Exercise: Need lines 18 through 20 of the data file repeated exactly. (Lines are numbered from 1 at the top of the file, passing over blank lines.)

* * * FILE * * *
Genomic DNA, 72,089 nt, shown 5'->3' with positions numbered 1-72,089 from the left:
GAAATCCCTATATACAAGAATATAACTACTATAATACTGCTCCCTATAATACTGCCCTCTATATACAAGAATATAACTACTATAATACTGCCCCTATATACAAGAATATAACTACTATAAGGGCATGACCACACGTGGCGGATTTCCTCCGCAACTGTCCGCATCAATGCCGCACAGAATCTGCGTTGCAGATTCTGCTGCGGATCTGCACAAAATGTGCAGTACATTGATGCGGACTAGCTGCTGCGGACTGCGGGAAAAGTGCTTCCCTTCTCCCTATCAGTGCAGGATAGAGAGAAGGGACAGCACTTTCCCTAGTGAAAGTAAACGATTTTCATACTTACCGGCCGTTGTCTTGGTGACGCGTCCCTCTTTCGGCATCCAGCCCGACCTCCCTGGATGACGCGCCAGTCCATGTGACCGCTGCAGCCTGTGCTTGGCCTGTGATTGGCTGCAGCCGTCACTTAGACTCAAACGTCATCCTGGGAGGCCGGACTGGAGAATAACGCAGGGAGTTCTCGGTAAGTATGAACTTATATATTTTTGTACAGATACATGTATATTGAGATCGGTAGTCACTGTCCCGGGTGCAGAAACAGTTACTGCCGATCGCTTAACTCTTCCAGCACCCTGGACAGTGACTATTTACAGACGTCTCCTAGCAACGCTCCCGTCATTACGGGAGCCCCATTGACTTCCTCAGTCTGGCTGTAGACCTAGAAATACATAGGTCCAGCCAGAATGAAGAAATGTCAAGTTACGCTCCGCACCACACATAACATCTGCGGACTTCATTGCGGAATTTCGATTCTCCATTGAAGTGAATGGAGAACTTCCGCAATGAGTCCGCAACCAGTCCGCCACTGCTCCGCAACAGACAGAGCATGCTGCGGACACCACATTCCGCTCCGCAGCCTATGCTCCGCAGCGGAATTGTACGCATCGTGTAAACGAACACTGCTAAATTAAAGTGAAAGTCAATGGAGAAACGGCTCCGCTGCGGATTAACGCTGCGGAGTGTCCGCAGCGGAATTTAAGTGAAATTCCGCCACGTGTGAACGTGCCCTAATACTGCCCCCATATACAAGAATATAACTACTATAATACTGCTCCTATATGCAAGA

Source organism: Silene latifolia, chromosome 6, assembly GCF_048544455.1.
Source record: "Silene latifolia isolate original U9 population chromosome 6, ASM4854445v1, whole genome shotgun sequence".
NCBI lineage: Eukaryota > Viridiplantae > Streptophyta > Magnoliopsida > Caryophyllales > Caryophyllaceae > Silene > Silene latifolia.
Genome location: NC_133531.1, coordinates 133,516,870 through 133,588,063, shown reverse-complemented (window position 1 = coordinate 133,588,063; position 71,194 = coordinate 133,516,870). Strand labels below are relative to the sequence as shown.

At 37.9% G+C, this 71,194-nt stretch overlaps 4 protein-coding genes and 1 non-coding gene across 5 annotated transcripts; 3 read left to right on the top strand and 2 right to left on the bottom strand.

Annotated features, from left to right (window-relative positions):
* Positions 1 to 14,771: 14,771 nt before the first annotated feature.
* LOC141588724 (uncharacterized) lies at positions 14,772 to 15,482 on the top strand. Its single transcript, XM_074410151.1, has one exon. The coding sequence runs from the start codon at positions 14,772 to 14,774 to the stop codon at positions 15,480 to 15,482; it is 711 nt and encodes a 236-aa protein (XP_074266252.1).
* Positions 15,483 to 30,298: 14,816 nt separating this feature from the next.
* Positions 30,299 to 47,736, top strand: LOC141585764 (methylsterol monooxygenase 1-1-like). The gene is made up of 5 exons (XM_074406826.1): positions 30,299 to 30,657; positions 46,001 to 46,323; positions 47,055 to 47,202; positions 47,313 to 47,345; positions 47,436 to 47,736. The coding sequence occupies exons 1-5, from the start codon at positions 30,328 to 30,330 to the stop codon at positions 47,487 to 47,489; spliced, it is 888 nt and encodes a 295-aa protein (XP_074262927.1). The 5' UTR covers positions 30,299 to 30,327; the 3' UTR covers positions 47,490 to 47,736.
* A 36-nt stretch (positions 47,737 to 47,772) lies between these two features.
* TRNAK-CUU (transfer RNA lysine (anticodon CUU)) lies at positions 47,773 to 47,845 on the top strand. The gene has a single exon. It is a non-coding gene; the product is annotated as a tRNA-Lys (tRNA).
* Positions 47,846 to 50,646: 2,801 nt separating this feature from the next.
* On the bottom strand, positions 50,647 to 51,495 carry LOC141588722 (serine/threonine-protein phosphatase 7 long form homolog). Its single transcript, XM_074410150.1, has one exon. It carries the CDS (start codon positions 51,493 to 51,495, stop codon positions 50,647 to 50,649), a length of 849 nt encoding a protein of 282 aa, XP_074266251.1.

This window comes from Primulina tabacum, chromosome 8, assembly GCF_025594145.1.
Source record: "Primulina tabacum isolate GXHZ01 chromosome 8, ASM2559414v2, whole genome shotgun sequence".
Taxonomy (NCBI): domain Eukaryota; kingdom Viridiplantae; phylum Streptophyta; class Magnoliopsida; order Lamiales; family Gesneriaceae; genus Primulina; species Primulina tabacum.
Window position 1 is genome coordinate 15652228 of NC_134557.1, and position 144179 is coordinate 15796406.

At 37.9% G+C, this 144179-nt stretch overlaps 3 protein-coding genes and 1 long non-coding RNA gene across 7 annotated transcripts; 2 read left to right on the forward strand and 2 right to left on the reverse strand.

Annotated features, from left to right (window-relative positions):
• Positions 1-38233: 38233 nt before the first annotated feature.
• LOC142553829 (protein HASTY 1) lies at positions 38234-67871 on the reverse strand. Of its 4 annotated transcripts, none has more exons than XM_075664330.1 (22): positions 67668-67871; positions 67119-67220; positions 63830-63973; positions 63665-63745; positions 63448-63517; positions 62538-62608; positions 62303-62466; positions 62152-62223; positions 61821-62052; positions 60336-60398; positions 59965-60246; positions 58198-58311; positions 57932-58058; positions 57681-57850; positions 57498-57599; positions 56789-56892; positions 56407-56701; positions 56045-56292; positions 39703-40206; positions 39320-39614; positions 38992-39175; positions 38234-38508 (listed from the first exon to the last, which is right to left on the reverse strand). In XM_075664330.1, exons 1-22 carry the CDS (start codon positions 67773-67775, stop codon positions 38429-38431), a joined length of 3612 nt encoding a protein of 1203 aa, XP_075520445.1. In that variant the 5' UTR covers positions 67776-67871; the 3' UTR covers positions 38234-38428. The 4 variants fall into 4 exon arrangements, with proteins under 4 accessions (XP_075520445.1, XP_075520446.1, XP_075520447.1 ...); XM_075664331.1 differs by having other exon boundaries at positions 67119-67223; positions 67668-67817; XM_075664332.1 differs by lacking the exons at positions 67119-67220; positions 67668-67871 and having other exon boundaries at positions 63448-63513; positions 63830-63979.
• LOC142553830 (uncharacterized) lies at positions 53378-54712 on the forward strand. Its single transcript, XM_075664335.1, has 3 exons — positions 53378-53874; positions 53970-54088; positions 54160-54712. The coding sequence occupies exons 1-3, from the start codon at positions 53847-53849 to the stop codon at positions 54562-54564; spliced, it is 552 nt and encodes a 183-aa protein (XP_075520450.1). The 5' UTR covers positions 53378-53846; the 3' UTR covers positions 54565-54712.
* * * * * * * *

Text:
Source record: "Primulina tabacum isolate GXHZ01 chromosome 8, ASM2559414v2, whole genome shotgun sequence".
Taxonomy (NCBI): domain Eukaryota; kingdom Viridiplantae; phylum Streptophyta; class Magnoliopsida; order Lamiales; family Gesneriaceae; genus Primulina; species Primulina tabacum.
Window position 1 is genome coordinate 15652228 of NC_134557.1, and position 144179 is coordinate 15796406.